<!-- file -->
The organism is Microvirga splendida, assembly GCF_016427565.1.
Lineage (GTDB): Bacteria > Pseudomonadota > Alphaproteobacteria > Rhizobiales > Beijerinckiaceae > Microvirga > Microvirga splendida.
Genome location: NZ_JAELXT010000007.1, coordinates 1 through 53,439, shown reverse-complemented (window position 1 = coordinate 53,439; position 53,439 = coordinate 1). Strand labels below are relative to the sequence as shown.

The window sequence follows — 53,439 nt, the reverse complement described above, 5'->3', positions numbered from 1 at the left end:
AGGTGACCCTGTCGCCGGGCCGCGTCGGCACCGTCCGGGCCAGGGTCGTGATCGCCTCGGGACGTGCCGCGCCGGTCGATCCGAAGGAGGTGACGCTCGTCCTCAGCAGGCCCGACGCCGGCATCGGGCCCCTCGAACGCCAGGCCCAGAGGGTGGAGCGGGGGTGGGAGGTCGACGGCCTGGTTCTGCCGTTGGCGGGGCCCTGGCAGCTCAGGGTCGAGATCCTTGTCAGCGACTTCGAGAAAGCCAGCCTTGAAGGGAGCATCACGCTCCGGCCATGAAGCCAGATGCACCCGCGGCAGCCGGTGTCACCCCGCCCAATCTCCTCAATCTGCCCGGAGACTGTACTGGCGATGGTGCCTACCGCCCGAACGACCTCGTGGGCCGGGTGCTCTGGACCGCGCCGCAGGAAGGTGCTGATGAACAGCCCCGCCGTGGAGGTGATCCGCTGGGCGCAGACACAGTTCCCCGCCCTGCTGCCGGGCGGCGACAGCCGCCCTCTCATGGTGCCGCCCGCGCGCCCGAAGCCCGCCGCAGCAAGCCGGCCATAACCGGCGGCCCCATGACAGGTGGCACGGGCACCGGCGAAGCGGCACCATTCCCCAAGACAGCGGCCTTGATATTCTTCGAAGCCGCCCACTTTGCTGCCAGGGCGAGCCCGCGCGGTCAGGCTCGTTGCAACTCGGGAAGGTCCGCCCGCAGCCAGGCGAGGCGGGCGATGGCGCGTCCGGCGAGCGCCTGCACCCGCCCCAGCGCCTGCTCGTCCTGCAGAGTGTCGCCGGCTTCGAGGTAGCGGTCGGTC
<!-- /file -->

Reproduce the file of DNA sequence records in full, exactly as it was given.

The organism is Microvirga splendida, assembly GCF_016427565.1.
Lineage (GTDB): Bacteria > Pseudomonadota > Alphaproteobacteria > Rhizobiales > Beijerinckiaceae > Microvirga > Microvirga splendida.
Genome location: NZ_JAELXT010000007.1, coordinates 1 through 53,439, shown reverse-complemented (window position 1 = coordinate 53,439; position 53,439 = coordinate 1). Strand labels below are relative to the sequence as shown.

The window sequence follows — 53,439 nt, the reverse complement described above, 5'->3', positions numbered from 1 at the left end:
AGGTGACCCTGTCGCCGGGCCGCGTCGGCACCGTCCGGGCCAGGGTCGTGATCGCCTCGGGACGTGCCGCGCCGGTCGATCCGAAGGAGGTGACGCTCGTCCTCAGCAGGCCCGACGCCGGCATCGGGCCCCTCGAACGCCAGGCCCAGAGGGTGGAGCGGGGGTGGGAGGTCGACGGCCTGGTTCTGCCGTTGGCGGGGCCCTGGCAGCTCAGGGTCGAGATCCTTGTCAGCGACTTCGAGAAAGCCAGCCTTGAAGGGAGCATCACGCTCCGGCCATGAAGCCAGATGCACCCGCGGCAGCCGGTGTCACCCCGCCCAATCTCCTCAATCTGCCCGGAGACTGTACTGGCGATGGTGCCTACCGCCCGAACGACCTCGTGGGCCGGGTGCTCTGGACCGCGCCGCAGGAAGGTGCTGATGAACAGCCCCGCCGTGGAGGTGATCCGCTGGGCGCAGACACAGTTCCCCGCCCTGCTGCCGGGCGGCGACAGCCGCCCTCTCATGGTGCCGCCCGCGCGCCCGAAGCCCGCCGCAGCAAGCCGGCCATAACCGGCGGCCCCATGACAGGTGGCACGGGCACCGGCGAAGCGGCACCATTCCCCAAGACAGCGGCCTTGATATTCTTCGAAGCCGCCCACTTTGCTGCCAGGGCGAGCCCGCGCGGTCAGGCTCGTTGCAACTCGGGAAGGTCCGCCCGCAGCCAGGCGAGGCGGGCGATGGCGCGTCCGGCGAGCGCCTGCACCCGCCCCAGCGCCTGCTCGTCCTGCAGAGTGTCGCCGGCTTCGAGGTAGCGGTCGGTC